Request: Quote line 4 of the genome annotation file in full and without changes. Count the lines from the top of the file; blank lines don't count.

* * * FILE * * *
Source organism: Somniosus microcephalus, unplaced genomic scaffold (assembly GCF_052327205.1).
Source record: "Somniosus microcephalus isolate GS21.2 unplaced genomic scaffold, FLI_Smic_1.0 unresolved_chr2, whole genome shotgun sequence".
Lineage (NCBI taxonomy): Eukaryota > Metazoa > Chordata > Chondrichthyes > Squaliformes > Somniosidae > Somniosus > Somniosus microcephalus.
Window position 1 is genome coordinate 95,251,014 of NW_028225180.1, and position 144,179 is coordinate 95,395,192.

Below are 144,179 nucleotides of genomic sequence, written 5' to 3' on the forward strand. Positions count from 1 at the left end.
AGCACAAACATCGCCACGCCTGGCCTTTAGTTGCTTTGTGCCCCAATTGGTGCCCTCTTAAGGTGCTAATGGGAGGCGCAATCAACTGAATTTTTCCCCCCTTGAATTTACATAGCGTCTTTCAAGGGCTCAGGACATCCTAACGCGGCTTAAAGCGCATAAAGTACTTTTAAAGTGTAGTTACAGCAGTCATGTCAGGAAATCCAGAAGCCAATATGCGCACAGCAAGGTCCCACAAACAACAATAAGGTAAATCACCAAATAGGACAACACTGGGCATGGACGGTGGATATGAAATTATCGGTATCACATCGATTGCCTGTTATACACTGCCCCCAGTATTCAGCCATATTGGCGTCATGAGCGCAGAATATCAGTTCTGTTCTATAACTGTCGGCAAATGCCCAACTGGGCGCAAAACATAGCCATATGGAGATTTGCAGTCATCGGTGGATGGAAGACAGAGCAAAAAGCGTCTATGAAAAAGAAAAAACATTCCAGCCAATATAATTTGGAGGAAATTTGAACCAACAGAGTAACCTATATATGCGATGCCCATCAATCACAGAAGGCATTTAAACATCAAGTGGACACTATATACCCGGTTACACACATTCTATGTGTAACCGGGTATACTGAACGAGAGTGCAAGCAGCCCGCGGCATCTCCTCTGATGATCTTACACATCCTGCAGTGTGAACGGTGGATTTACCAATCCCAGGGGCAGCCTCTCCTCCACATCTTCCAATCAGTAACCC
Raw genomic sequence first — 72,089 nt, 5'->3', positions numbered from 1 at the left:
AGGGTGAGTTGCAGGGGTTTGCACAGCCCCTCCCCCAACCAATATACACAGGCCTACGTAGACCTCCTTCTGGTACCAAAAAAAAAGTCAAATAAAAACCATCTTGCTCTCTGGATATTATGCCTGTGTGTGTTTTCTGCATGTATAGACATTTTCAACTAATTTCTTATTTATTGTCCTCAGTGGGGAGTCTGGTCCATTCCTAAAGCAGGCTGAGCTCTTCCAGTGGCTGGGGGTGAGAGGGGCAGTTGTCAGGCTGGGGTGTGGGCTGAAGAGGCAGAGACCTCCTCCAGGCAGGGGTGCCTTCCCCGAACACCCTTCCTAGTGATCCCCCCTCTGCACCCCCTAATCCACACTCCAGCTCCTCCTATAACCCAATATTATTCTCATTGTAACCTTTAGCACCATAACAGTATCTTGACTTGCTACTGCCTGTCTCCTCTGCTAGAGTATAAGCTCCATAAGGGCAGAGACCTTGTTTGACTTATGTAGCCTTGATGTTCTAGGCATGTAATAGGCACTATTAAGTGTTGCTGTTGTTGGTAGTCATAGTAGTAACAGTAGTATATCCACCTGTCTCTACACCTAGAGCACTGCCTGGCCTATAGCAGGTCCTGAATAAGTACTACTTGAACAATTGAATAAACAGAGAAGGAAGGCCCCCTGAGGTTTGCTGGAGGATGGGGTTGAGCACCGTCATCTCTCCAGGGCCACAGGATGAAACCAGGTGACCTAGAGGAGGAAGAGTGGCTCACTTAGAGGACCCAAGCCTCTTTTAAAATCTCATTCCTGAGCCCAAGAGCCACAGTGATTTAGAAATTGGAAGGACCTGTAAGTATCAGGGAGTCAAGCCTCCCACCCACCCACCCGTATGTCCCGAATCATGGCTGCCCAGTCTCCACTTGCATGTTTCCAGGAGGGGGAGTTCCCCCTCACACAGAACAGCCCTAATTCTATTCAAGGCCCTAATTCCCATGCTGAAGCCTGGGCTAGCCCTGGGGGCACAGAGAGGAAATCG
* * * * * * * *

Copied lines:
Window position 1 is genome coordinate 95,251,014 of NW_028225180.1, and position 144,179 is coordinate 95,395,192.